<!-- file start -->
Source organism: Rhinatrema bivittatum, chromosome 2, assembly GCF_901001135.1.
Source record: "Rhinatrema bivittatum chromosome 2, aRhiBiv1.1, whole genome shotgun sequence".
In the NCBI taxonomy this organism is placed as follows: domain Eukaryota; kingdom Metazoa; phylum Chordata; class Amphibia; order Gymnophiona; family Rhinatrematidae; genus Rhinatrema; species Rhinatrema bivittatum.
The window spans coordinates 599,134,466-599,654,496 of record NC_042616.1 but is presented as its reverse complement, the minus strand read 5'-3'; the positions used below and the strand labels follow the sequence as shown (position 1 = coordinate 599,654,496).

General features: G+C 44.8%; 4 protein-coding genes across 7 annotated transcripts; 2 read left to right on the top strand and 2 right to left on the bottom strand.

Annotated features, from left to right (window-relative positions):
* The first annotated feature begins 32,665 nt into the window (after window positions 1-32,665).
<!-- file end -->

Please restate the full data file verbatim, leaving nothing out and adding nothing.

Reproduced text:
Source organism: Rhinatrema bivittatum, chromosome 2, assembly GCF_901001135.1.
Source record: "Rhinatrema bivittatum chromosome 2, aRhiBiv1.1, whole genome shotgun sequence".
In the NCBI taxonomy this organism is placed as follows: domain Eukaryota; kingdom Metazoa; phylum Chordata; class Amphibia; order Gymnophiona; family Rhinatrematidae; genus Rhinatrema; species Rhinatrema bivittatum.
The window spans coordinates 599,134,466-599,654,496 of record NC_042616.1 but is presented as its reverse complement, the minus strand read 5'-3'; the positions used below and the strand labels follow the sequence as shown (position 1 = coordinate 599,654,496).

General features: G+C 44.8%; 4 protein-coding genes across 7 annotated transcripts; 2 read left to right on the top strand and 2 right to left on the bottom strand.

Annotated features, from left to right (window-relative positions):
* The first annotated feature begins 32,665 nt into the window (after window positions 1-32,665).